Sengatera Ethiopian Restaurant

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Sengatera celebrates Ethiopian culture through food and drink service, but the spot was also known as a place to see live Ethiopian music on the weekends. Menu highlights include bozena shirobeef stewed with ground chickpeas, spicy berbere, and various aromatics, as well as the vegetarian chickpea dish shiro. Both are available for takeout or delivery.

Aberus Restaurant

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This no-frills Ethiopian spot comes with welcoming and attentive service from the get-go. Ethiopian incense looms throughout the restaurant as the family-run kitchen turns out traditional platters, like the Aberus combination sampler with a taste of the most popular meat and vegetarian options. The restaurant is open for takeout.

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aberus combination + veggie combination #1

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Bole Ethiopian Restaurant

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One of Portland’s older Ethiopian destinations sits snugly on Alberta Street with a bright green exterior. While the color grabs attention, the mere 28-seat Bole, formerly known as Gojo, is a cozier space laced with brightly colored dresses and scarves hung from the ceiling and walls. The restaurant’s version of kitfo, a beef tartare, arrives alongside house-made ayib cheese. Available for takeout. 

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Our takeout meal from Bole Ethiopian Restaurant in the Alberta Arts District was delicious and nourishing. The split peas and lentils provided plenty of protein and all those rainbow colors filled us with a multitude of health-promoting phytonutrients. ⁣ ⁣ We enjoyed this wonderful vegan dish:⁣ ⁣ Vegetarian Combo, which consisted of the following (clockwise from top):⁣ ⁣ Defin Miser Wot – whole brown lentils simmered in a mild sauce and seasoned with spices and herbs⁣ ⁣ Pureed Beets – not on the menu but sweet and delicious⁣ ⁣ Gomen – fresh collard greens simmered in a mild sauce and seasoned with spices and herbs⁣ ⁣ Shiro Wot – pureed split peas cooked with red onions and garlic⁣ ⁣ Fosolia - green beans lightly spiced and sauteed with carrots⁣ ⁣ Atakilit Alicha – fresh cabbage and carrots simmered in a flavorful mild sauce⁣ ⁣ Miser Key Wot - pureed split red lentils simmered with onions, spicy berbere, and seasonings (center)⁣ ⁣ For more ideas on dining out in Portland, Oregon and beyond, here are some resources: www.pdxveg.org/dining-out. *Link to website in bio*⁣ ⁣ ⁣ ⁣ ⁣ ⁣ ⁣ ⁣ ⁣ ⁣ #BlackOwnedBusiness #blackownedbusinesspdx #supportblackownedbusinesses #supportblackowned #ethiopianfood #ethiopianeats, #ethiopianrestaurant #injera #veganfoodshare #whatveganseat #ethiopian #pdxvegchallenge #veganforhealth #veganfortheanimals #veganfortheplanet #portlandfood #eattherainbow #vegancommunity #veganethiopian #veganlifestyle #eatportland #pdxeats #veganpdx #pdxvegan #veganethiopianfood #veganeats #quarantinetakeout #shoplocalpdx #supportlocalbusiness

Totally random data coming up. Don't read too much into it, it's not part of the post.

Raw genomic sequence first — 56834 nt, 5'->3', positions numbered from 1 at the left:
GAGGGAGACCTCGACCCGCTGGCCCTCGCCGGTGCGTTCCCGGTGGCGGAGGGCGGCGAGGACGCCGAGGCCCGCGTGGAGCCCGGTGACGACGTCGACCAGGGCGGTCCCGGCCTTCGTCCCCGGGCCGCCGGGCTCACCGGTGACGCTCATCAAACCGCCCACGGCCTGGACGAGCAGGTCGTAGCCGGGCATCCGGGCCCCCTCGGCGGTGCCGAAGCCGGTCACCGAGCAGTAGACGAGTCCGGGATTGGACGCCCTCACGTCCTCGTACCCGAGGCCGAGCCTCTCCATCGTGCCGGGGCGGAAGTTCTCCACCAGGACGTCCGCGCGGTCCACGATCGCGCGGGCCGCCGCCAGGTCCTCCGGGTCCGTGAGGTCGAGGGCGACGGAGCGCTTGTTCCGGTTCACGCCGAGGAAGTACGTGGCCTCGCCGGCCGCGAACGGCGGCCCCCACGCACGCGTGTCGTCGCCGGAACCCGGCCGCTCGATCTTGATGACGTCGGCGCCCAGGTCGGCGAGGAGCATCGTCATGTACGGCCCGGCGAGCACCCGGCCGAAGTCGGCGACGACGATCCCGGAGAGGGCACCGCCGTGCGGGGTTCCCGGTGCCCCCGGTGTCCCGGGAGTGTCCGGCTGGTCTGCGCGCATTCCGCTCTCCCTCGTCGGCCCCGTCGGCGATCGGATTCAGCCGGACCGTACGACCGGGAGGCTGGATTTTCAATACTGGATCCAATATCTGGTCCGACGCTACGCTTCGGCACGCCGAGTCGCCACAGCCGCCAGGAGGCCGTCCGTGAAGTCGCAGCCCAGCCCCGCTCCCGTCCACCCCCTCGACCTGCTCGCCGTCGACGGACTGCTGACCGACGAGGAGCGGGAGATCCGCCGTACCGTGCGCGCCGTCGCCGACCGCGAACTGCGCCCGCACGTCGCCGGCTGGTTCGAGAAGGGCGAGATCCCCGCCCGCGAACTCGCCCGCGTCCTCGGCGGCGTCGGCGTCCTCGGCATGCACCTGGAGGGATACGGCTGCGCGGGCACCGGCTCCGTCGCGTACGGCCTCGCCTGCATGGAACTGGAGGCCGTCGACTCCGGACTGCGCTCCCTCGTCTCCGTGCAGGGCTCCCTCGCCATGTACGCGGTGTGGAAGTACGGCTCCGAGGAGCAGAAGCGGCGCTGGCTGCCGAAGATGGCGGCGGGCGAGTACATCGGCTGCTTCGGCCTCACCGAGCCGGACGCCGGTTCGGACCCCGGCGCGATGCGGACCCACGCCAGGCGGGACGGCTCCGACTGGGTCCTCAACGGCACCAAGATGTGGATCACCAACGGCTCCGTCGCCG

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Bete-Lukas Ethiopian Restaurant